Grammy voters love catching up with acts that weren’t significantly recognized when they were at their creative peaks, and this year one of those nods went to Led Zeppelin’s “Celebration Day,” the live album documenting the surviving members’ 2007 reunion in London.
Group founders Robert Plant, Jimmy Page and John Paul Jones were supported by drummer Jason Bonham, filling in for his departed dad, John Bonham, for these shows that retraced the group’s history in 17 songs including such cornerstone numbers as “Whole Lotta Love,” “Rock and Roll,” “Black Dog,” “Dazed and Confused” and “Stairway to Heaven.”
Fans clamored for a tour in the wake of the acclaimed show, and there continues to be talk of the possibility, but nothing’s been confirmed to date.
A strong sense of déjà vu ran through the rock album category, and a lot of people could be forgiven for wondering if they’d time traveled back to the 1970s given nominations for Zeppelin, Black Sabbath, David Bowie and Neil Young & Crazy Horse. But the presence of contenders from more recent vintage rockers Kings of Leon and Queens of the Stone Age reassured that voters weren’t fully in rear-view mirror mode this year.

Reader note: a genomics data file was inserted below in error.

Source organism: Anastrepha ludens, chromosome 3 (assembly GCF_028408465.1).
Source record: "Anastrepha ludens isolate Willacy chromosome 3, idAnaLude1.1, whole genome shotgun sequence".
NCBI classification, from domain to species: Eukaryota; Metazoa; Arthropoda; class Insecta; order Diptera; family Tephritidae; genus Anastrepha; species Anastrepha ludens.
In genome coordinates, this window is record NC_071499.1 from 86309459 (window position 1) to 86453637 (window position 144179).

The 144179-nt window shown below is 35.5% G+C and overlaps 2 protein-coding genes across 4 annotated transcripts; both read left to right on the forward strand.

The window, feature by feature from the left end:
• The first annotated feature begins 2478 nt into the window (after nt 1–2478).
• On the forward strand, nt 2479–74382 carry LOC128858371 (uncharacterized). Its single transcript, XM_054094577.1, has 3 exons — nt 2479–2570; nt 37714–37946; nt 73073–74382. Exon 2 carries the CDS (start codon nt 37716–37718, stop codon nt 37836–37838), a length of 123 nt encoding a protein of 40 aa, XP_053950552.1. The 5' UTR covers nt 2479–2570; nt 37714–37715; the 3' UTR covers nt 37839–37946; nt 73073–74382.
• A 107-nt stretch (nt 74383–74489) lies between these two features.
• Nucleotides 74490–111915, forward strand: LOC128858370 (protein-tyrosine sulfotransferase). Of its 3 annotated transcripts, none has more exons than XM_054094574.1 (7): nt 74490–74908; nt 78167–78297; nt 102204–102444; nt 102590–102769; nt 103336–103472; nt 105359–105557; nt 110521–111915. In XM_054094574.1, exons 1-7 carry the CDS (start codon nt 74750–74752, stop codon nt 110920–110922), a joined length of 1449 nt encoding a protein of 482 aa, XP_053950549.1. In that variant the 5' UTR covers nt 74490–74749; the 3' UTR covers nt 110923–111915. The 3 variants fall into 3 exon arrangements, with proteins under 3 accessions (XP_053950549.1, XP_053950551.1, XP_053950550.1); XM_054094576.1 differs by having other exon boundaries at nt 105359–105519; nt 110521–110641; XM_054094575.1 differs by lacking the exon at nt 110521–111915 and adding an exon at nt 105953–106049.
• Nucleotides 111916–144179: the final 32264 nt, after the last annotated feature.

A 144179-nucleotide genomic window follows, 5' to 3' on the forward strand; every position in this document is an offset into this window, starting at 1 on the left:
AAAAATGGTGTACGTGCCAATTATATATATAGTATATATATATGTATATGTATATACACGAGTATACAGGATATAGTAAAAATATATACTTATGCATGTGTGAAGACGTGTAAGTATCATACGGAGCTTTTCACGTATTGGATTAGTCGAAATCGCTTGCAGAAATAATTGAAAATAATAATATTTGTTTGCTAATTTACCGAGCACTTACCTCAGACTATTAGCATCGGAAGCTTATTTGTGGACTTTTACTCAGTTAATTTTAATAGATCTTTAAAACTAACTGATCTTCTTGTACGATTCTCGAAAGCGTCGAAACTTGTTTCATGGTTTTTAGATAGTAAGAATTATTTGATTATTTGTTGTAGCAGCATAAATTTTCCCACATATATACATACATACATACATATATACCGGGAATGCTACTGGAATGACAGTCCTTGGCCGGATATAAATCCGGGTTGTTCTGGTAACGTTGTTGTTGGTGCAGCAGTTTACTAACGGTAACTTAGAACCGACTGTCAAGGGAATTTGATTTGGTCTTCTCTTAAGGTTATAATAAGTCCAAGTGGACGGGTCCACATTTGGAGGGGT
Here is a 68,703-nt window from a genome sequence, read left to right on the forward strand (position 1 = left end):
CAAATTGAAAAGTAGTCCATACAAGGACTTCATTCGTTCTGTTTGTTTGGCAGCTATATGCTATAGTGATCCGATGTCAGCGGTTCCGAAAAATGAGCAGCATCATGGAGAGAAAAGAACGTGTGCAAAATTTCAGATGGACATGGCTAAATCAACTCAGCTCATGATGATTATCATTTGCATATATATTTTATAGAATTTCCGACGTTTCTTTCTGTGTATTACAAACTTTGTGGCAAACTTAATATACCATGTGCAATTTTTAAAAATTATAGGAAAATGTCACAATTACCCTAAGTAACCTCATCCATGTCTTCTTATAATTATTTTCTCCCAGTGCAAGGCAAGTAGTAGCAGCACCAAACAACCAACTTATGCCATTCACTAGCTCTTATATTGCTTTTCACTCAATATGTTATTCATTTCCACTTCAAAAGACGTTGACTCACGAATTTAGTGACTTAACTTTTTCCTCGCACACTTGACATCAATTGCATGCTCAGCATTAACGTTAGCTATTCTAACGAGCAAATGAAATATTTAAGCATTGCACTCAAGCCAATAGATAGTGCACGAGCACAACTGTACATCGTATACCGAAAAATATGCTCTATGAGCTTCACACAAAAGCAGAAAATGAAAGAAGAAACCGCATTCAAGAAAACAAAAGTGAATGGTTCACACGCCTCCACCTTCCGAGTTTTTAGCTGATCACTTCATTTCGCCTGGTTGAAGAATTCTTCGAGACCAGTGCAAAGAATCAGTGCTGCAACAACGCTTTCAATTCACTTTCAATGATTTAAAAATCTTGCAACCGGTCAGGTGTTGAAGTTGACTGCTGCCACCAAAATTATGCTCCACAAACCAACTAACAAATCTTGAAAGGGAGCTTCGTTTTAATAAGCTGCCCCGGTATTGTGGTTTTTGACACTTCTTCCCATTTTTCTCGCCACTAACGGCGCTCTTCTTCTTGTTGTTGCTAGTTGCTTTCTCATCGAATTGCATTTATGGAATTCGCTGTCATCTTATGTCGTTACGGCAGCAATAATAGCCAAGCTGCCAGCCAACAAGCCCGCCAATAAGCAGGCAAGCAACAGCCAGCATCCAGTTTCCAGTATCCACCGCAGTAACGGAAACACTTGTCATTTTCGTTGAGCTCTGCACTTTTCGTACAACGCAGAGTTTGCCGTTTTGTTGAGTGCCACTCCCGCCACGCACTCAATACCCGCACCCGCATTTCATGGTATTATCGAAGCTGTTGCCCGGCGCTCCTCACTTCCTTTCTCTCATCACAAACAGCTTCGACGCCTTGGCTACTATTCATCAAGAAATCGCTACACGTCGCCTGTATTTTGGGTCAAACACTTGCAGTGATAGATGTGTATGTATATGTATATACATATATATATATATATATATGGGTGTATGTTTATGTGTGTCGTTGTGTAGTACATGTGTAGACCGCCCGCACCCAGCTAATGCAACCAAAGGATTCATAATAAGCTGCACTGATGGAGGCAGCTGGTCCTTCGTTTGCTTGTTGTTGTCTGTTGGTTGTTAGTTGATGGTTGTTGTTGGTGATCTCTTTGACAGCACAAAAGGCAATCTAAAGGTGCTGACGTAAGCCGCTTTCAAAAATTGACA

Despite the regular presence of classic rockers among the nominees, voters in recent years have tended to give the nod to bands that emerged in more recent times, including Coldplay, Green Day, Muse, Foo Fighters and the Black Keys, who won last year for “El Camino.”
And this year’s winner can thank Foo Fighters for not releasing an album during the qualifying period. The group is a Grammy favorite and has won the category four times over the last decade.
The Grammys are determined by about 13,000 voting members. The eligibility period for nominated recordings was Oct. 1, 2012, to Sept. 30, 2013. The 56th awards are being held at Staples Center and telecast on CBS. They are broadcast live except for viewers on the West Coast. The latest headlines and any breaking news will be posted here on Pop & Hiss.
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